When researching thermally conductive adhesives, many engineers will immediately begin searching for the highest thermally conductive adhesive on the web. Simply digging through data sheet after data sheet, taking note of the occasional 3, 4, or even 5 W/mK product. However, in many cases this is a faulty approach and will not result in the best product for your application.
W/mK Is Only Part Of The Story
The bottom line is that the thermal conductivity value listed on an adhesive’s data sheet only tells part of the story. This post is dedicated to explaining the rest of the story and is inspired by a section of an old research paper titled “Advanced Boron Nitride Epoxy Formulations Excel In Thermal Management Applications.” The paper, which was published by Epoxy Technology, examines two different commercially available, thermally conductive epoxy formulations:
|% Filler (by weight)||68||30|
|Mean Filler Size (um)||300||3|
|Typical Viscosity (cPs)||250,000||17,000|
|Typical Thermal Conductivity (W/mK)||4||1.5|
The paper goes on to compare the thermal resistance values of each adhesive expected from the product data sheets.
Calculating Thermal Resistance From Thermal Conductivity
Ultimately for thermally conductive adhesives, thermal resistance determines the effectiveness of an adhesive to draw heat away from sensitive components, not thermal conductivity. The two are related by a simple equation:
Using the equation above, the listed thermal conductivity values of each adhesive, and some basic dimension assumptions (3.0 mil bond line and a bond area of 100mm square), they were able to calculate the expected thermal resistance for each product.
However, once actually tested, the two materials displayed very different values than expected:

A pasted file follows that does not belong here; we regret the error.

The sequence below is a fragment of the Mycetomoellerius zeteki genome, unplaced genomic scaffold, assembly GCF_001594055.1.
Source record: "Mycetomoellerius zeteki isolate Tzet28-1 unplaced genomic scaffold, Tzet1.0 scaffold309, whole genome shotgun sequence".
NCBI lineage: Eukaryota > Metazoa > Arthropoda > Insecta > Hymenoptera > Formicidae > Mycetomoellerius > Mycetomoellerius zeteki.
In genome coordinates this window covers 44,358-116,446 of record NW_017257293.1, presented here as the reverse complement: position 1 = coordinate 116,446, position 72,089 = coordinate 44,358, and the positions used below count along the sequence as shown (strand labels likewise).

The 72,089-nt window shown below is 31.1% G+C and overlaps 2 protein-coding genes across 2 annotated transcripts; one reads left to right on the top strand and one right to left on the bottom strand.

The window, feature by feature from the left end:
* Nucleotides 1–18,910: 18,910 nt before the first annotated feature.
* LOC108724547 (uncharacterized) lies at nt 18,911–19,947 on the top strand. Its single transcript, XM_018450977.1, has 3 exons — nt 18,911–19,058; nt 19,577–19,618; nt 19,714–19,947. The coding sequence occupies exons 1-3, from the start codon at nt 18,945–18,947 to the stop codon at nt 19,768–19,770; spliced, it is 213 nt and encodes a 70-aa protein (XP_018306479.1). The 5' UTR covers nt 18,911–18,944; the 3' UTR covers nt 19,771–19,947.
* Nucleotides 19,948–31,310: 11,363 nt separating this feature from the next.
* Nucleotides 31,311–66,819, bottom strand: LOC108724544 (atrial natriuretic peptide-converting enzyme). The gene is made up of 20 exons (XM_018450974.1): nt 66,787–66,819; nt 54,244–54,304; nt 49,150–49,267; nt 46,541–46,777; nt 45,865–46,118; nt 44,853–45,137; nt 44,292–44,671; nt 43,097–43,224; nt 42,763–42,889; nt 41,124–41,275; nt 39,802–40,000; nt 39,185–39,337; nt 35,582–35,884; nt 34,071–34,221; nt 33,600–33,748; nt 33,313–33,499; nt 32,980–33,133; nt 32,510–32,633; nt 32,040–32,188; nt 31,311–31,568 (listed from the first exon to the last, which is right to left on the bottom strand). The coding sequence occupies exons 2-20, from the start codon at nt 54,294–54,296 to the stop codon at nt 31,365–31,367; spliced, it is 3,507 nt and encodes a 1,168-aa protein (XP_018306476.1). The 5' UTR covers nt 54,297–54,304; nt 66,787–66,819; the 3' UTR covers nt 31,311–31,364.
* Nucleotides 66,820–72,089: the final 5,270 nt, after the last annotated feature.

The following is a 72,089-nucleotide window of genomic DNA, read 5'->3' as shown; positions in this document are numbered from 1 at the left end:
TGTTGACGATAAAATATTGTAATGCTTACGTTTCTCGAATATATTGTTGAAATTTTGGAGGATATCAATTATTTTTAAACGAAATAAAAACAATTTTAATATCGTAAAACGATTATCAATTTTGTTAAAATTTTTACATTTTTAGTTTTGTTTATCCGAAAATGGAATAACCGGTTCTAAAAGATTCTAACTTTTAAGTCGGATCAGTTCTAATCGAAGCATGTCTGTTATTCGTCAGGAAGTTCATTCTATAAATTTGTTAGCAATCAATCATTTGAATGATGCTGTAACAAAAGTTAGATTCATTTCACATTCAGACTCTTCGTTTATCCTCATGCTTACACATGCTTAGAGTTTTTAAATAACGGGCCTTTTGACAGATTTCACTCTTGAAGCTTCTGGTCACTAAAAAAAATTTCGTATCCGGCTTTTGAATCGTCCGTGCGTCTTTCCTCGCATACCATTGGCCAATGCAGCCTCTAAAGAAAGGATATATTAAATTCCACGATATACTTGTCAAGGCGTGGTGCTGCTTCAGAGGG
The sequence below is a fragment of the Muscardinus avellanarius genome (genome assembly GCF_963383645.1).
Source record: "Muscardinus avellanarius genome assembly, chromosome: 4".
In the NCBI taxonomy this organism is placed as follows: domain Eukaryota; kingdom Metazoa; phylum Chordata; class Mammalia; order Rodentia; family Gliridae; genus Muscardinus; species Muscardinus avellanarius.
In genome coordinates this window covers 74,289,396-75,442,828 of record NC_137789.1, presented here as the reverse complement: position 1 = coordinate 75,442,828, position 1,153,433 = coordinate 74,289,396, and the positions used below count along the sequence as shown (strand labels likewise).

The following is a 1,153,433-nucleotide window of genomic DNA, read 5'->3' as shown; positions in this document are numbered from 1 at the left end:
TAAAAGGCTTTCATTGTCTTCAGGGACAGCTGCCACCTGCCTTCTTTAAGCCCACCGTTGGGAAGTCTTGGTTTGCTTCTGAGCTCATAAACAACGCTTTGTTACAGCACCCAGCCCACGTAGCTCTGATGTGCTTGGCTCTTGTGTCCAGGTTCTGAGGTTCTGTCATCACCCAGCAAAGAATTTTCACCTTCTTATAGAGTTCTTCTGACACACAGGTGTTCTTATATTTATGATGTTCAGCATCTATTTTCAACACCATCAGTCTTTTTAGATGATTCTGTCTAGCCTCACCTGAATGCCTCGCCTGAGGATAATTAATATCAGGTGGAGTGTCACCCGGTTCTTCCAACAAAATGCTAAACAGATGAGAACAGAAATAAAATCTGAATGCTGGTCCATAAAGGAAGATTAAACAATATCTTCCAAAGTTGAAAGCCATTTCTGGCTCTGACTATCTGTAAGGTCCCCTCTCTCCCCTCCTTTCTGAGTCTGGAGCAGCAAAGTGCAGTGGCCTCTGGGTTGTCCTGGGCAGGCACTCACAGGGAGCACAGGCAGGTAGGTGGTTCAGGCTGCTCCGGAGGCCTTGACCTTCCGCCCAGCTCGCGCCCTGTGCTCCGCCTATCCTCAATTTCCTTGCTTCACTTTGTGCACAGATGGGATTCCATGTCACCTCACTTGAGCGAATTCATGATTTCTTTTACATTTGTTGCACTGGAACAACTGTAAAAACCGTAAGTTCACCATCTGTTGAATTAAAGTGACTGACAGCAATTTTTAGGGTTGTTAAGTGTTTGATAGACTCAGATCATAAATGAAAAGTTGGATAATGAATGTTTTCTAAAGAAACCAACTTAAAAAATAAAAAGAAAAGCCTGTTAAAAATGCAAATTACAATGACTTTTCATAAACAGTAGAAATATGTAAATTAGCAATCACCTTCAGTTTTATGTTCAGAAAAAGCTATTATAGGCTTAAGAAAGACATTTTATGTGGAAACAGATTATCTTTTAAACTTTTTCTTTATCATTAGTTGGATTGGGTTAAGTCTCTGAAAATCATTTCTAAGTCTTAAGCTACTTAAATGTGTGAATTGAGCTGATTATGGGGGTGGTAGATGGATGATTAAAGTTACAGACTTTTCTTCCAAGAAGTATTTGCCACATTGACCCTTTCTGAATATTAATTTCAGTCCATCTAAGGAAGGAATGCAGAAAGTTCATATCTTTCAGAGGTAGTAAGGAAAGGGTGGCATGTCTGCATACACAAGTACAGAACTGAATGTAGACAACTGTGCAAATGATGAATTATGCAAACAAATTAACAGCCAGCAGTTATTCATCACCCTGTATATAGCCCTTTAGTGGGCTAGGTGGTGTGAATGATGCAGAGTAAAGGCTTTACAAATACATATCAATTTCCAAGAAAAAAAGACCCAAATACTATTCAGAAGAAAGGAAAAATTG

|Listed Thermal Conductivity W/mK||Expected Thermal Resistance C/W||Actual Thermal Resistance C/W|
What is so striking about these results is that the material listed to have a higher thermal conductivity value is in practice outperformed by a seemingly less impressive alternative.
Why Are The Results So Off The Expected Values?
There are two main reasons why adhesive B was able to outperform the much more impressive appearing adhesive A.
- Bond line thickness: As we can see, thermal resistance is not only related to thermal conductivity, but bond thickness as well. Material A uses a substantially larger particle size than adhesive B. This large particle size helps A achieve a higher thermal conductivity value, however, limits its minimum bond line thickness in practice. Ultimately, this substantially thicker bond line results in a higher thermal resistance than expected.
- Void formation: Air is an extremely effective thermal insulator. In many cases an adhesive or other type of TIM has been chosen specifically to replace air along an interface, allowing for more efficient heat dissipation. In this case, the paper argues that the higher viscosity of epoxy A allowed air to become entrapped in the mixed liquid material prior to cure. Adhesive A has a much higher filler percentage by weight, which is why the adhesive is able to achieve such a high thermal conductivity level. However, this filler loading also results in a substantially higher viscosity, ultimately trapping air and increasing the adhesive’s thermal resistance in practice.